Donovan Richardson sentenced to life in prison for 2014 double murder
Posted January 24, 2018 8:32 a.m. EST
Updated January 24, 2018 6:51 p.m. EST
Raleigh, N.C. — A Wake County jury on Wednesday sentenced Donovan Richardson to life in prison without the possibility of parole for the murders of two elderly men nearly four years ago in Fuquay-Varina.
The verdict capped several hours of deliberations in which the jury could have sentenced him to death penalty. Jurors found him guilty of the murders of two senior citizens—Arthur Lee Brown, 78, and David Eugene McKoy, 66—on July 19, 2014 at their Howard Road home.
Richardson was one of three men accused in the crime:
- Gregory Crawford pleaded guilty in May 2016 to charges of first-degree murder, robbery with a dangerous weapon and burglary in connection with the slayings. He was sentenced to life in prison without parole.
- Kevin Britt was charged with two counts of first-degree murder, robbery with a dangerous weapon and burglary. He has not been sentenced yet, but he did plead guilty to being an accessory to murder. He also testified against Richardson during his trial.
The jury began deliberations on Tuesday after attorneys finished their closing arguments. While formally sentencing Richardson, Judge Graham Shirley pointed out in no uncertain terms that Richardson will never taste freedom again in his life.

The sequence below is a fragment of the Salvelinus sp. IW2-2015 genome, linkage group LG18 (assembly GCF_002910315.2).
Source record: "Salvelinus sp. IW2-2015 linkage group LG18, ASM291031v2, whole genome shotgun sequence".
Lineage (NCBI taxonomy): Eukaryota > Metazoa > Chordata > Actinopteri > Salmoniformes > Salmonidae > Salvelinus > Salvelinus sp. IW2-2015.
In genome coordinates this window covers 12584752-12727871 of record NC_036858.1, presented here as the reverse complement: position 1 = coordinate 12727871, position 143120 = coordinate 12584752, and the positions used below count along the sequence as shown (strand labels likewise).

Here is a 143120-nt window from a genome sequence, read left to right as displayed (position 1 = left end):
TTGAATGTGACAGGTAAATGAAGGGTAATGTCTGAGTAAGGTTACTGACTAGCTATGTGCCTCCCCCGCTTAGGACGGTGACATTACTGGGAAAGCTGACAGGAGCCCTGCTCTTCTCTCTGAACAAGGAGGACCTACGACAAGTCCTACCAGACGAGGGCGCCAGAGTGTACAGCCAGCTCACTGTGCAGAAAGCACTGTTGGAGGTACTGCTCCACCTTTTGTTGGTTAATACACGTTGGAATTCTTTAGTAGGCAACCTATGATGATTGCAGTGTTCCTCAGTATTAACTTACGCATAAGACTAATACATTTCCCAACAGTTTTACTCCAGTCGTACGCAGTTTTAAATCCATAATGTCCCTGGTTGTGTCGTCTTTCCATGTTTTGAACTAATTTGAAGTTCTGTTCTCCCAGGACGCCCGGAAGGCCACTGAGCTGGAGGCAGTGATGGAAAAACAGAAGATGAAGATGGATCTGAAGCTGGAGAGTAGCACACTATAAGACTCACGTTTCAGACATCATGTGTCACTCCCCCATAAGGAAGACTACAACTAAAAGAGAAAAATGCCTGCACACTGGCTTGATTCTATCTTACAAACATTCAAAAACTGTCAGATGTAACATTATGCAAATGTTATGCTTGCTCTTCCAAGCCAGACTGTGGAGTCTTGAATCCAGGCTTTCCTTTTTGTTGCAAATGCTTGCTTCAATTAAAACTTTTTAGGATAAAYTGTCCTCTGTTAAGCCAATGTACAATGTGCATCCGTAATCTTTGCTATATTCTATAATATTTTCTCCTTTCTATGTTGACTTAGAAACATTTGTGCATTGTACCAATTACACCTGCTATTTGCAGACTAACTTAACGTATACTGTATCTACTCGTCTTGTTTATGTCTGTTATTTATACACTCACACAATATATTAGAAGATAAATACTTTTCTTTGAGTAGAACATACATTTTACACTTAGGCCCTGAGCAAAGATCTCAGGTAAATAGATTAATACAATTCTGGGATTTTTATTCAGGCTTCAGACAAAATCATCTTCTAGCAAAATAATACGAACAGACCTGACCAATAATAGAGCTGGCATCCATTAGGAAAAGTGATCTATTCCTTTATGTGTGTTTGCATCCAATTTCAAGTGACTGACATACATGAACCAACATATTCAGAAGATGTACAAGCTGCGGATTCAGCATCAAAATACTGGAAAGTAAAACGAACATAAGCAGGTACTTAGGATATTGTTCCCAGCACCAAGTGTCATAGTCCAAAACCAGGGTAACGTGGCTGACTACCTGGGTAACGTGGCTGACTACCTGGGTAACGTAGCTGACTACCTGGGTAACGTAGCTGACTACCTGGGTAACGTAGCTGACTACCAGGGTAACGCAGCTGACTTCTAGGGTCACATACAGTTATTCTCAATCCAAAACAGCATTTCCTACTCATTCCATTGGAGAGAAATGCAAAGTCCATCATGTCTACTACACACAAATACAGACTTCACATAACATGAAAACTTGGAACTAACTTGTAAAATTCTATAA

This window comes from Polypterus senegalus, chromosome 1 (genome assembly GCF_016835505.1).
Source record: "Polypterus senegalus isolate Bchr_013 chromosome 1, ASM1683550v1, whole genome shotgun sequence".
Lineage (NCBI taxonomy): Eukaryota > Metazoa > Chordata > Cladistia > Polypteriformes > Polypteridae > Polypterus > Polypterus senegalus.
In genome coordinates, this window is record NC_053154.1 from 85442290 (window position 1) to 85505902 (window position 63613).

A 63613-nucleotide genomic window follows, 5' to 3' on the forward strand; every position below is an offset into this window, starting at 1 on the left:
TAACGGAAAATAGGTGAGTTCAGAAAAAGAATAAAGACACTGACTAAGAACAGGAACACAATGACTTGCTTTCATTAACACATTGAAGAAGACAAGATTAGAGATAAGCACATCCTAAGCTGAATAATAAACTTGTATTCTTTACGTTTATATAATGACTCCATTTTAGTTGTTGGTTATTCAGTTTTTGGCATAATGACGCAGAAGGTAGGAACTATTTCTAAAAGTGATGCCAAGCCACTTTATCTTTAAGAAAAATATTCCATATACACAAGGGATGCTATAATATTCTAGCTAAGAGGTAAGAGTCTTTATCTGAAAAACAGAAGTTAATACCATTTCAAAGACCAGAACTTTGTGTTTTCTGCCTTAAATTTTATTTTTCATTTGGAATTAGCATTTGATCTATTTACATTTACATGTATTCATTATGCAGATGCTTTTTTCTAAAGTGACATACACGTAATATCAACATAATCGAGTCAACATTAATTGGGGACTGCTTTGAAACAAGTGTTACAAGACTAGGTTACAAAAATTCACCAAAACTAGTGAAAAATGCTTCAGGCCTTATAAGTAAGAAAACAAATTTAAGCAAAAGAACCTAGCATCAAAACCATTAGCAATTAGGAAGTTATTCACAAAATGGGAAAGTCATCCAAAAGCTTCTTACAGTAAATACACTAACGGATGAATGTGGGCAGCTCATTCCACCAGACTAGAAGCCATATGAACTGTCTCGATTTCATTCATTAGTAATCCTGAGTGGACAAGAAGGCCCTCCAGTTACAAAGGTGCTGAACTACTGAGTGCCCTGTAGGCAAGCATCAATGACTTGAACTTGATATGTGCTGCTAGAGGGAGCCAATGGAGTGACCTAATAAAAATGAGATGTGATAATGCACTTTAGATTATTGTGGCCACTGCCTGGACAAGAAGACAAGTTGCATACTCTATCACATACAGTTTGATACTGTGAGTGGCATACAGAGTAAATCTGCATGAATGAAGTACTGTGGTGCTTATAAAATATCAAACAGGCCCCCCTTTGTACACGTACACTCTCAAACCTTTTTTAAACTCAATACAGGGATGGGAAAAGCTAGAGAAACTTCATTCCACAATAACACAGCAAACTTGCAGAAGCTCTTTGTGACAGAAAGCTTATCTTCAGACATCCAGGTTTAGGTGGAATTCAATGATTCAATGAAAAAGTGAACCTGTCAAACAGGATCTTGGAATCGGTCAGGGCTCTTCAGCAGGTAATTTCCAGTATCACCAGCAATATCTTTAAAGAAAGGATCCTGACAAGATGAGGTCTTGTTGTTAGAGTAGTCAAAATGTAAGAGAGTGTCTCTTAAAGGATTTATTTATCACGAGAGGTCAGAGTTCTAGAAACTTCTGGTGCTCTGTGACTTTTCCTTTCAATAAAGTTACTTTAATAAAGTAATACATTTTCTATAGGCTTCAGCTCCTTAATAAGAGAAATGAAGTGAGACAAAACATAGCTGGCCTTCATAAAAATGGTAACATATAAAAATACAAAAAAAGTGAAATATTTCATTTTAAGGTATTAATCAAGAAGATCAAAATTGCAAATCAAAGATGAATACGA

"You have a life expectancy of 52.35 years, so I want you to know for the next 27.5 million minutes of your life that (prison) is where you are going to remain," Shirley said. "Never to be a free man again."
Wednesday's decision was the ninth time Wake County prosecutors have sought the death penalty in the last decade in a case, but was rebuffed when the jury handed down a life sentence.
"This was a case that we felt strongly (that) under the law (and) under the facts of the case, it was appropriate to go to a jury on that issue," said Lorrin Freeman, the Wake County district attorney. "And we respect the jury's decision."
Prosecutors said the two men did not deserve to die in their own home.
"This is everybody's worst nightmare of two men who worked hard (and) loved their families (but) were murdered in the sanctity of their home at night," Freeman said.
Rick Gammon, the defense attorney, said he and his client, respected the jury's decision.
"He's not good, but he's not as bad as he could be quite frankly," he said. "He's very appreciative of the jury's consideration."